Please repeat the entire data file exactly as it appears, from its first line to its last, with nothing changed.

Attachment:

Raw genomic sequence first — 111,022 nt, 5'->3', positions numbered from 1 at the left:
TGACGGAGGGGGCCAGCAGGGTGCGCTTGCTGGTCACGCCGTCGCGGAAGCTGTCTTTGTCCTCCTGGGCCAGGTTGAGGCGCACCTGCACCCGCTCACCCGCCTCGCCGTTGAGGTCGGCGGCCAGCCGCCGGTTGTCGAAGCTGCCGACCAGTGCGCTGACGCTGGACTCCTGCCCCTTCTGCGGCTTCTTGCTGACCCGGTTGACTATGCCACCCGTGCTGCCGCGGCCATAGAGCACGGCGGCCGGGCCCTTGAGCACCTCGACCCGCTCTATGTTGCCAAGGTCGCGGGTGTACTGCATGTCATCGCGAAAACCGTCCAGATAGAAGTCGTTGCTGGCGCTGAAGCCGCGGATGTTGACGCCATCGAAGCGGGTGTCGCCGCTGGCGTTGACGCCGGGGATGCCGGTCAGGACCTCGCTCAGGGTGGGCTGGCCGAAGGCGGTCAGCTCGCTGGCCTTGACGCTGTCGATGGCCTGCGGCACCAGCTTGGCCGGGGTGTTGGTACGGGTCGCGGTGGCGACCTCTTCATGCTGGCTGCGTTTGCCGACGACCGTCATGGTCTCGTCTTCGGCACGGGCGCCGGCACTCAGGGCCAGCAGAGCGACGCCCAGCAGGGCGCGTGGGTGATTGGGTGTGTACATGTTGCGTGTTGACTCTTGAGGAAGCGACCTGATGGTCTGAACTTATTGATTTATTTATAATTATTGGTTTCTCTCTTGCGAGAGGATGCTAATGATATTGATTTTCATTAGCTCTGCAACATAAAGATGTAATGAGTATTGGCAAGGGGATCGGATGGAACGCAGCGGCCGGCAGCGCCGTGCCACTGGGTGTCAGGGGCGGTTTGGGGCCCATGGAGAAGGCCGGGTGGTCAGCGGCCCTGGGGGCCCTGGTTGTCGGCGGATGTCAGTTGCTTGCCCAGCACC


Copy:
Raw genomic sequence first — 111,022 nt, 5'->3', positions numbered from 1 at the left:
TGACGGAGGGGGCCAGCAGGGTGCGCTTGCTGGTCACGCCGTCGCGGAAGCTGTCTTTGTCCTCCTGGGCCAGGTTGAGGCGCACCTGCACCCGCTCACCCGCCTCGCCGTTGAGGTCGGCGGCCAGCCGCCGGTTGTCGAAGCTGCCGACCAGTGCGCTGACGCTGGACTCCTGCCCCTTCTGCGGCTTCTTGCTGACCCGGTTGACTATGCCACCCGTGCTGCCGCGGCCATAGAGCACGGCGGCCGGGCCCTTGAGCACCTCGACCCGCTCTATGTTGCCAAGGTCGCGGGTGTACTGCATGTCATCGCGAAAACCGTCCAGATAGAAGTCGTTGCTGGCGCTGAAGCCGCGGATGTTGACGCCATCGAAGCGGGTGTCGCCGCTGGCGTTGACGCCGGGGATGCCGGTCAGGACCTCGCTCAGGGTGGGCTGGCCGAAGGCGGTCAGCTCGCTGGCCTTGACGCTGTCGATGGCCTGCGGCACCAGCTTGGCCGGGGTGTTGGTACGGGTCGCGGTGGCGACCTCTTCATGCTGGCTGCGTTTGCCGACGACCGTCATGGTCTCGTCTTCGGCACGGGCGCCGGCACTCAGGGCCAGCAGAGCGACGCCCAGCAGGGCGCGTGGGTGATTGGGTGTGTACATGTTGCGTGTTGACTCTTGAGGAAGCGACCTGATGGTCTGAACTTATTGATTTATTTATAATTATTGGTTTCTCTCTTGCGAGAGGATGCTAATGATATTGATTTTCATTAGCTCTGCAACATAAAGATGTAATGAGTATTGGCAAGGGGATCGGATGGAACGCAGCGGCCGGCAGCGCCGTGCCACTGGGTGTCAGGGGCGGTTTGGGGCCCATGGAGAAGGCCGGGTGGTCAGCGGCCCTGGGGGCCCTGGTTGTCGGCGGATGTCAGTTGCTTGCCCAGCACC